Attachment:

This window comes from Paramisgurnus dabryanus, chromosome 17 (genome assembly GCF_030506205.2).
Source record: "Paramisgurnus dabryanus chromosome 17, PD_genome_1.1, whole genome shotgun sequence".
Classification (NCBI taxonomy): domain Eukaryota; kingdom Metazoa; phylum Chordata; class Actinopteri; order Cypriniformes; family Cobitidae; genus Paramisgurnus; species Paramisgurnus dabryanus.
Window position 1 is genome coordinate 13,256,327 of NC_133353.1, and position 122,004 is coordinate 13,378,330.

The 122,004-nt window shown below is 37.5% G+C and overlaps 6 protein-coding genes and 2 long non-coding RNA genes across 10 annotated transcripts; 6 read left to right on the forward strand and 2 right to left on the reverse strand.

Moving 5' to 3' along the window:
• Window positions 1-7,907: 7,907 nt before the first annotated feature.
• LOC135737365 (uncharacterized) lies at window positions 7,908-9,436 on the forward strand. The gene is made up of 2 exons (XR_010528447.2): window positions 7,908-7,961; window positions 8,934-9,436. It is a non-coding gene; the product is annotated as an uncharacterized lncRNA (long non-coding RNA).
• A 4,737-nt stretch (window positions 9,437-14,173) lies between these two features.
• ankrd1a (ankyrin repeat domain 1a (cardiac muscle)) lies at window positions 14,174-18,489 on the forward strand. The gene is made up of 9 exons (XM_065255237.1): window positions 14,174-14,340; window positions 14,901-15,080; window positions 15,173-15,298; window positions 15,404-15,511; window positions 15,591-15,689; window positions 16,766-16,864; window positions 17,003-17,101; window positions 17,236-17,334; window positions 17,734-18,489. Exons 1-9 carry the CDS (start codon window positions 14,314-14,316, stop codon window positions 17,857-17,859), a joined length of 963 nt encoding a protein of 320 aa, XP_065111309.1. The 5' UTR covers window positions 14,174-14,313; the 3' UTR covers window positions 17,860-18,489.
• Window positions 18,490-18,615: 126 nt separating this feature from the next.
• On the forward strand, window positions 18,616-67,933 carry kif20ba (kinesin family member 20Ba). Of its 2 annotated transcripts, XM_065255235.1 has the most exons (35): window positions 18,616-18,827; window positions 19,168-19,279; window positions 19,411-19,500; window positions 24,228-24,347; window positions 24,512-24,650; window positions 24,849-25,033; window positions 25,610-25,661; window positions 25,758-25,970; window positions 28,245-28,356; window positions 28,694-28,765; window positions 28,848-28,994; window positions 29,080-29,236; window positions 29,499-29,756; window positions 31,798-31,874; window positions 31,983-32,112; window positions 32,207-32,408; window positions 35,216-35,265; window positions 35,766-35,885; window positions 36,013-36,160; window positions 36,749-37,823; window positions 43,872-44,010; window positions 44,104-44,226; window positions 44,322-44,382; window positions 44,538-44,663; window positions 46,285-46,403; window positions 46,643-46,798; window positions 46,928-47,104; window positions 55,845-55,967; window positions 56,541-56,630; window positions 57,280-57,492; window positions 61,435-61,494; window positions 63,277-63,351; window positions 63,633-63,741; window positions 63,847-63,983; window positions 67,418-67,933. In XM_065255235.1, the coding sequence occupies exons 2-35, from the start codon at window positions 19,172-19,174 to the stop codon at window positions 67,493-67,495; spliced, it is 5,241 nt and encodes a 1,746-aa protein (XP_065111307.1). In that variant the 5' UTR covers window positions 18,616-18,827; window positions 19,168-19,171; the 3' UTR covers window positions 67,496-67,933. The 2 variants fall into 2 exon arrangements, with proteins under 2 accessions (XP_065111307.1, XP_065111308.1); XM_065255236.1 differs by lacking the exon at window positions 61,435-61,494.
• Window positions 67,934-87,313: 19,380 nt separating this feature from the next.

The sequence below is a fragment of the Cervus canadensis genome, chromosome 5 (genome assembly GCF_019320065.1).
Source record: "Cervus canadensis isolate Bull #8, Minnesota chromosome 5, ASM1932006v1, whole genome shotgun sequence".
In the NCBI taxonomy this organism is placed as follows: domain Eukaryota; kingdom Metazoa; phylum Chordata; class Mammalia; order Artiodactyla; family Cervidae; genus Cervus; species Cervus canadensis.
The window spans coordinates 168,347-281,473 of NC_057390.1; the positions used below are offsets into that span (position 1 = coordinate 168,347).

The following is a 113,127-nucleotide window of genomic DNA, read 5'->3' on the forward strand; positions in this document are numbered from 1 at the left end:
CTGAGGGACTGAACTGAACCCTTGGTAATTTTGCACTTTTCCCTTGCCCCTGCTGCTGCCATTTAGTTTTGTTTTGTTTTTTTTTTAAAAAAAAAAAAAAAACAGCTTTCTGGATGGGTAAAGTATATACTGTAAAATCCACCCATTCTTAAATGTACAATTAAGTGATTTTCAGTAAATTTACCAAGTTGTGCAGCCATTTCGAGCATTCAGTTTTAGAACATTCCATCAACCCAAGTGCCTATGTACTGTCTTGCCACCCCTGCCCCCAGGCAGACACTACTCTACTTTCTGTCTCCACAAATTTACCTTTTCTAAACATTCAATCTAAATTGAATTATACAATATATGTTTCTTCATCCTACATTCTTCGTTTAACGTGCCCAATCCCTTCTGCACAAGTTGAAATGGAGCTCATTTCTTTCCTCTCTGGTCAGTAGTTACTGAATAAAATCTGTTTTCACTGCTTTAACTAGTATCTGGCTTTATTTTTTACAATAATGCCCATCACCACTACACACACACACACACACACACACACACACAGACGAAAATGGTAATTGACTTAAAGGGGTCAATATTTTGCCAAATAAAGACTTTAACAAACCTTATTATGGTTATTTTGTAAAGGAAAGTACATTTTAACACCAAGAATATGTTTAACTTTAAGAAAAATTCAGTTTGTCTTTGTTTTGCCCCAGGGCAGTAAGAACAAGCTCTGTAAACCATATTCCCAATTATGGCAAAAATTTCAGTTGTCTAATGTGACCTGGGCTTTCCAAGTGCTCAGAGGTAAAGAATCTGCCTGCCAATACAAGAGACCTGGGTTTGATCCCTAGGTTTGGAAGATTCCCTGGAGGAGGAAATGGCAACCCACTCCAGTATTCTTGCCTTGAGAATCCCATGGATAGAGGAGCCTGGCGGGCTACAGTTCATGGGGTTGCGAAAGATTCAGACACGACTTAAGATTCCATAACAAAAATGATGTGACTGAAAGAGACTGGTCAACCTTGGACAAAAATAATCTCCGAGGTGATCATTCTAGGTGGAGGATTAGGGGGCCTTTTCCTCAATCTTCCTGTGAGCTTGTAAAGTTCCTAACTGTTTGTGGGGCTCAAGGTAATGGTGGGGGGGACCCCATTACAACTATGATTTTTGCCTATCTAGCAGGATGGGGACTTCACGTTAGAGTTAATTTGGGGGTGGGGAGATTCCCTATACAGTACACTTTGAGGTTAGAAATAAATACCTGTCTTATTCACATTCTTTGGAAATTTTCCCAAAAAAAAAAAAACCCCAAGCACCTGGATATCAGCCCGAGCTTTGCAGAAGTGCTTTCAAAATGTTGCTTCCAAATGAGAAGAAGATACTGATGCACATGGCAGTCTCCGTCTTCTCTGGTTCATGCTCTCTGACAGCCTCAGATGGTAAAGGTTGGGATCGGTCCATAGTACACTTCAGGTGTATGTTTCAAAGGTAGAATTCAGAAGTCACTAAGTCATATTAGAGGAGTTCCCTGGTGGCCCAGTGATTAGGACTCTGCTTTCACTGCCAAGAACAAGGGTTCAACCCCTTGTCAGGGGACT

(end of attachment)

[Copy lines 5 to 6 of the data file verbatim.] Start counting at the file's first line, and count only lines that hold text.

The 122,004-nt window shown below is 37.5% G+C and overlaps 6 protein-coding genes and 2 long non-coding RNA genes across 10 annotated transcripts; 6 read left to right on the forward strand and 2 right to left on the reverse strand.

Moving 5' to 3' along the window: